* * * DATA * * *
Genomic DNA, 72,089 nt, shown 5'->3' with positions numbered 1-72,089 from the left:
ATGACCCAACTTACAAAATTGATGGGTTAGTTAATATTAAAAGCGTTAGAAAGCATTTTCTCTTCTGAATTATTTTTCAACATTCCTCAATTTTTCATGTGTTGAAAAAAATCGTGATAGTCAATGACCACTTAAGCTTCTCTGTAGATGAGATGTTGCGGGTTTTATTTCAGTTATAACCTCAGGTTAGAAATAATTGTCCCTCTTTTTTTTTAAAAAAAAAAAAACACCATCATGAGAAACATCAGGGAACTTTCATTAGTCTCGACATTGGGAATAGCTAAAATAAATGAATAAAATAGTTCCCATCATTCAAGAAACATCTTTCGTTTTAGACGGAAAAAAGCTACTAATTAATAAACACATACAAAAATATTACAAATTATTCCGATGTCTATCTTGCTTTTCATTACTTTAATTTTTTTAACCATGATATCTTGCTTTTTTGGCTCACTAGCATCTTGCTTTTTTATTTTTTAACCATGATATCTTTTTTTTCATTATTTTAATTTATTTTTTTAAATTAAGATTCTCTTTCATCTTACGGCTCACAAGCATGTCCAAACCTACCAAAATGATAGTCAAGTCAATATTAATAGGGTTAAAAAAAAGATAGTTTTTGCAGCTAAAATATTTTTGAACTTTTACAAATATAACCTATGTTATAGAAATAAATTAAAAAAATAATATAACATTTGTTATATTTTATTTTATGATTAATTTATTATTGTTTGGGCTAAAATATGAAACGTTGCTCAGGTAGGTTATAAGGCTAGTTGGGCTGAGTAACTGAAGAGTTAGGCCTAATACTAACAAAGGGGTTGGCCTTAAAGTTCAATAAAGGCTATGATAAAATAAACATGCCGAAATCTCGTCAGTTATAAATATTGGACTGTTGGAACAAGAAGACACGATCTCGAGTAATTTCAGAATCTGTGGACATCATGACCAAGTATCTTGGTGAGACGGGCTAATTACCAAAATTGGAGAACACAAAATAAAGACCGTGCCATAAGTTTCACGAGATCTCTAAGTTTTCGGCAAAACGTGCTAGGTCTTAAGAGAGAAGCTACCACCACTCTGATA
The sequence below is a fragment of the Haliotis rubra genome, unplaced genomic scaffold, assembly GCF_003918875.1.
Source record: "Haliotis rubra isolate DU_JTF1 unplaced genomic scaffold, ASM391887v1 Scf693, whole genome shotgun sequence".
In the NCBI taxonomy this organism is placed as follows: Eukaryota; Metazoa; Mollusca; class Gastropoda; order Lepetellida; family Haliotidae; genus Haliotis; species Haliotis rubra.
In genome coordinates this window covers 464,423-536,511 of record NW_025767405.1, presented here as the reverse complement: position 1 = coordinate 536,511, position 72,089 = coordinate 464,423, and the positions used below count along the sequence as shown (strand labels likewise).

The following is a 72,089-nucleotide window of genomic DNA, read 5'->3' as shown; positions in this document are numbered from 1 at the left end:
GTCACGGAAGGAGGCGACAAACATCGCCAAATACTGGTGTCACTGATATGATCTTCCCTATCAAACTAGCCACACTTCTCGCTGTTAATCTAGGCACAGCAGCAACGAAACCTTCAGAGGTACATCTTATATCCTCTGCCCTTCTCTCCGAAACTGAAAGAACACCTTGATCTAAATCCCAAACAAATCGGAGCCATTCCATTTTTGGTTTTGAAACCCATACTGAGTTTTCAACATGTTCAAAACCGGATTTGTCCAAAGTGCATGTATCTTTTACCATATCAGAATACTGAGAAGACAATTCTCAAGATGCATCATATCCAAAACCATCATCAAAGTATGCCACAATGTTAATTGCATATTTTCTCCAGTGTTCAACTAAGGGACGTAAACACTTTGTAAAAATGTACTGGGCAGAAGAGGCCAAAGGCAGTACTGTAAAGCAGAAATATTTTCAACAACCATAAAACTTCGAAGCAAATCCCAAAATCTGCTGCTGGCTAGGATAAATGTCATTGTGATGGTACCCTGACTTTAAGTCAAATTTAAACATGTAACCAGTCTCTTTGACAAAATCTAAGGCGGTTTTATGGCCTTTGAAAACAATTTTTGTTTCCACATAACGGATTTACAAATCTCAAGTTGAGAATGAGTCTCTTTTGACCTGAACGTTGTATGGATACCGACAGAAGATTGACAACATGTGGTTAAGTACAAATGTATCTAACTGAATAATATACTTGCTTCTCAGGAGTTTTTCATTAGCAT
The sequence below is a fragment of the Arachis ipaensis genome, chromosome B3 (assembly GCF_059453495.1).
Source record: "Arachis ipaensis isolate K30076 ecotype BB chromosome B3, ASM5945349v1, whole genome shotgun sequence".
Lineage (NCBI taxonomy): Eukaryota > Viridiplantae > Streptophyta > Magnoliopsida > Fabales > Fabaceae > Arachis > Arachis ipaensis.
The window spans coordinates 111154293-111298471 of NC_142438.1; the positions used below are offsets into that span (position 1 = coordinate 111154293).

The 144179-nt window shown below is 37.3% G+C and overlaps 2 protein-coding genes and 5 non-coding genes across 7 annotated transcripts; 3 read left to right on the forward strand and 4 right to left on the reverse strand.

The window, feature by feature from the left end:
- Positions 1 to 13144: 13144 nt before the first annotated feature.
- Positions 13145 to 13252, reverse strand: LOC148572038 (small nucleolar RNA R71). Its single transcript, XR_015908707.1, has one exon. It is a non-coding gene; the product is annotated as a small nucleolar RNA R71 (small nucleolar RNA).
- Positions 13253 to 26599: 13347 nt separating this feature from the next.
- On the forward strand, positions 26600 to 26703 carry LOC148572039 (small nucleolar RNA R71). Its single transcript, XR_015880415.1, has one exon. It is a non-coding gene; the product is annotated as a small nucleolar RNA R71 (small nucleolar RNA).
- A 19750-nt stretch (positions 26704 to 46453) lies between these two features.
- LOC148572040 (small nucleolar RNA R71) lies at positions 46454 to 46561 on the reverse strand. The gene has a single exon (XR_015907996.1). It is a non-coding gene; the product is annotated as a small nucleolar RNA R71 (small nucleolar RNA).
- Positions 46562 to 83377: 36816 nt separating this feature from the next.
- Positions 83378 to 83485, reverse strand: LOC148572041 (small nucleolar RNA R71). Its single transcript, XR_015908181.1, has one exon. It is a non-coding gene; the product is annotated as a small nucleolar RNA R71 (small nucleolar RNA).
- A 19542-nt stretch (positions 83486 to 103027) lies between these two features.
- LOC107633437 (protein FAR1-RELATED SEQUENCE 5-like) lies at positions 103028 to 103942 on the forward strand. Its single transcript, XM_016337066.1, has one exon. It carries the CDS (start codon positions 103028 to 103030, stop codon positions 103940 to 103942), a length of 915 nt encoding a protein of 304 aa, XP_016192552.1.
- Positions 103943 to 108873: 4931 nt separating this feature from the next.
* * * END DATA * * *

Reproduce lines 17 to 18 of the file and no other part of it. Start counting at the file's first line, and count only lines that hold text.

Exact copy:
- Positions 13253 to 26599: 13347 nt separating this feature from the next.
- On the forward strand, positions 26600 to 26703 carry LOC148572039 (small nucleolar RNA R71). Its single transcript, XR_015880415.1, has one exon. It is a non-coding gene; the product is annotated as a small nucleolar RNA R71 (small nucleolar RNA).